Mutability and Immutability in Python

Consider this example:

>>> s = "hello"
>>> s.upper()
>>> s

This might break your expectations. After all, you've called the upper() method on s, so why didn't it change? That's because strings are immutable: you can't change them in-place, only create new ones. In this example, .upper() just cannot change the string stored in s.

How do you make s store 'HELLO' instead of 'hello' then? That's possible. Even though you can't change the original string, you can create a new one, which is like the old one, but with all letters in upper case.

In other words, s.upper() doesn't change an existing string. It just returns a new one.

>>> s = 'hello'
>>> s = s.upper()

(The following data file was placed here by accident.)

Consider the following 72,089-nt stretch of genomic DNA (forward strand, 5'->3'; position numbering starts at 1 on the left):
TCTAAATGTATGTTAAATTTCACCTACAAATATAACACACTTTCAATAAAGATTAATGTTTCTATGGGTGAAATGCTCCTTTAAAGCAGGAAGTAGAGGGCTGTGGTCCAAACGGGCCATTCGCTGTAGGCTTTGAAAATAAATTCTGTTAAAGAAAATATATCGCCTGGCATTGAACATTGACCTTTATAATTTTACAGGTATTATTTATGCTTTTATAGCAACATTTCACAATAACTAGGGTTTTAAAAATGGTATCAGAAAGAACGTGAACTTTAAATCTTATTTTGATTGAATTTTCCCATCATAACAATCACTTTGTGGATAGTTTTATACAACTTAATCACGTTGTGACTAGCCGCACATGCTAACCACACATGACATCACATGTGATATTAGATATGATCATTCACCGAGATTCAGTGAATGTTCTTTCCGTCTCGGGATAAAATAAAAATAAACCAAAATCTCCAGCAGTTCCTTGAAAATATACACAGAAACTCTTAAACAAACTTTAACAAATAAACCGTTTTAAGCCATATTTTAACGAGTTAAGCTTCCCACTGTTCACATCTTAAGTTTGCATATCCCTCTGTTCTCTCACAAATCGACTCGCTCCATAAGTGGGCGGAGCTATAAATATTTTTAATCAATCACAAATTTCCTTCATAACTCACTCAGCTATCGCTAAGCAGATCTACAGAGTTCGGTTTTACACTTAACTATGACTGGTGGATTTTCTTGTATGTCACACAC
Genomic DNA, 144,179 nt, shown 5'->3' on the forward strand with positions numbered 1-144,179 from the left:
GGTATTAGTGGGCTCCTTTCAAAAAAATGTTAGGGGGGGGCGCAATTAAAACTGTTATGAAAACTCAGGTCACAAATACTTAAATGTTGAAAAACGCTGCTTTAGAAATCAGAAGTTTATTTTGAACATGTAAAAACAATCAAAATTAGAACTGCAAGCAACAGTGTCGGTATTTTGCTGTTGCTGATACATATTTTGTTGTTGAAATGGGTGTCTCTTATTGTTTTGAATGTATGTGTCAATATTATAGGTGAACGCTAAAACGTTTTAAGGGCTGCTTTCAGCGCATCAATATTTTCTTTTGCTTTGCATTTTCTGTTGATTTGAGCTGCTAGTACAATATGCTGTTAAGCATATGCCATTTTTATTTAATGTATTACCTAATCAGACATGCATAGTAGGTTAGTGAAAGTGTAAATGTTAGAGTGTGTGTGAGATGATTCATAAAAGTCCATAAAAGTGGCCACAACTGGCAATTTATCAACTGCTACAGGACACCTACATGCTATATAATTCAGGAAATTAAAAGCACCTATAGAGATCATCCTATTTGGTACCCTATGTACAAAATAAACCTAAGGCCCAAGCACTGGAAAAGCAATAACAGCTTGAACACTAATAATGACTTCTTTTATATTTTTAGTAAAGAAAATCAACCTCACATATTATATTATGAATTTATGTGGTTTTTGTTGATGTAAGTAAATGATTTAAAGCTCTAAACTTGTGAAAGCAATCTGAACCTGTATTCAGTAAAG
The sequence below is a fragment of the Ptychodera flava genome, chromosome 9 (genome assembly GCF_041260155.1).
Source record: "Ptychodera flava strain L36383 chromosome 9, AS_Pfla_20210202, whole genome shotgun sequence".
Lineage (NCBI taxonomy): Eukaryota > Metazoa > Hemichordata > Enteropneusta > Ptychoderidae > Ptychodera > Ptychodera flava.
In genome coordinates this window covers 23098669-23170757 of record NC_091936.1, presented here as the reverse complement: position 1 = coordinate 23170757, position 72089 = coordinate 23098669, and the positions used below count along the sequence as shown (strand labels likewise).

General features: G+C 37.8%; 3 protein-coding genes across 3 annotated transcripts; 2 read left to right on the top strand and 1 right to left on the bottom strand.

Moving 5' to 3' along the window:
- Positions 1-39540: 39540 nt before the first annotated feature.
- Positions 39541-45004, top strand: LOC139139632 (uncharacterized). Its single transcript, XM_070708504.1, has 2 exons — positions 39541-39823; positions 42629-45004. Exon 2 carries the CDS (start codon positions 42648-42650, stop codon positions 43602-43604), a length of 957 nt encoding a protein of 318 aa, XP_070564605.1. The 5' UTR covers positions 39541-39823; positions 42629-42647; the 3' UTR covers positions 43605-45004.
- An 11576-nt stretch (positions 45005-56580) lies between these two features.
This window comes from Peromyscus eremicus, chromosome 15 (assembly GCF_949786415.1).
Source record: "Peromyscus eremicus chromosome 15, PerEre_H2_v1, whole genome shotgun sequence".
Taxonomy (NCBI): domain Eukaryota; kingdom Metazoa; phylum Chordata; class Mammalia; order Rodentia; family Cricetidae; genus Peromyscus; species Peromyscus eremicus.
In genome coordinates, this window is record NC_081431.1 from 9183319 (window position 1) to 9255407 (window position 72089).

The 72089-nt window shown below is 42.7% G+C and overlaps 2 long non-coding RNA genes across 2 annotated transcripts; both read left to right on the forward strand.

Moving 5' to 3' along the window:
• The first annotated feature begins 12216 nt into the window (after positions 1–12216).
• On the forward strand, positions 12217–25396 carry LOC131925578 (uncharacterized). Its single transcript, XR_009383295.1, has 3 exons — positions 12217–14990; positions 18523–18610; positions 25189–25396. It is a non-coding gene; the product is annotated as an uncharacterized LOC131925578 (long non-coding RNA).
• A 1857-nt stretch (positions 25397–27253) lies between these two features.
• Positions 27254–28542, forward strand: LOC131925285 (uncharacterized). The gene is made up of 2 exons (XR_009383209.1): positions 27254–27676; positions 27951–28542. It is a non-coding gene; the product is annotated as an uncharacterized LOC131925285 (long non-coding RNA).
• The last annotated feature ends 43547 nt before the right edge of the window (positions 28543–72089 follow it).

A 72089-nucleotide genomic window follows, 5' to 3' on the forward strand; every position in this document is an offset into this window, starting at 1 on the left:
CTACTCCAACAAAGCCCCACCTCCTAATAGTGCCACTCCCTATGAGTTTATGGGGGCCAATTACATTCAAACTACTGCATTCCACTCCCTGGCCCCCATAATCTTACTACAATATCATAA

>>> s

Let's examine what's going on here. At first, the variable s refers to some object, the string 'hello'.

s refers to the string "hello"

When you call s.upper(), a new string, which contains the characters 'HELLO', gets created.

s.upper creates "HELLO"

This happens even if you just call s.upper() without any assignment, on its own line:


In this case, a new object will be created and discarded right away.

Then the assignment part comes in: the name s gets disconnected from 'hello', and gets connected to 'HELLO'.

s gets assigned to "HELLO"

Now we can say that 'HELLO' is stored in the s variable.

Then, because no variables refer to the object 'hello', it gets eaten by the garbage collector.

"hello" Gets Eaten

It means that the memory reserved for that object will be freed. If that didn't happen, the 'garbage' would accumulate over time and fill up all the RAM.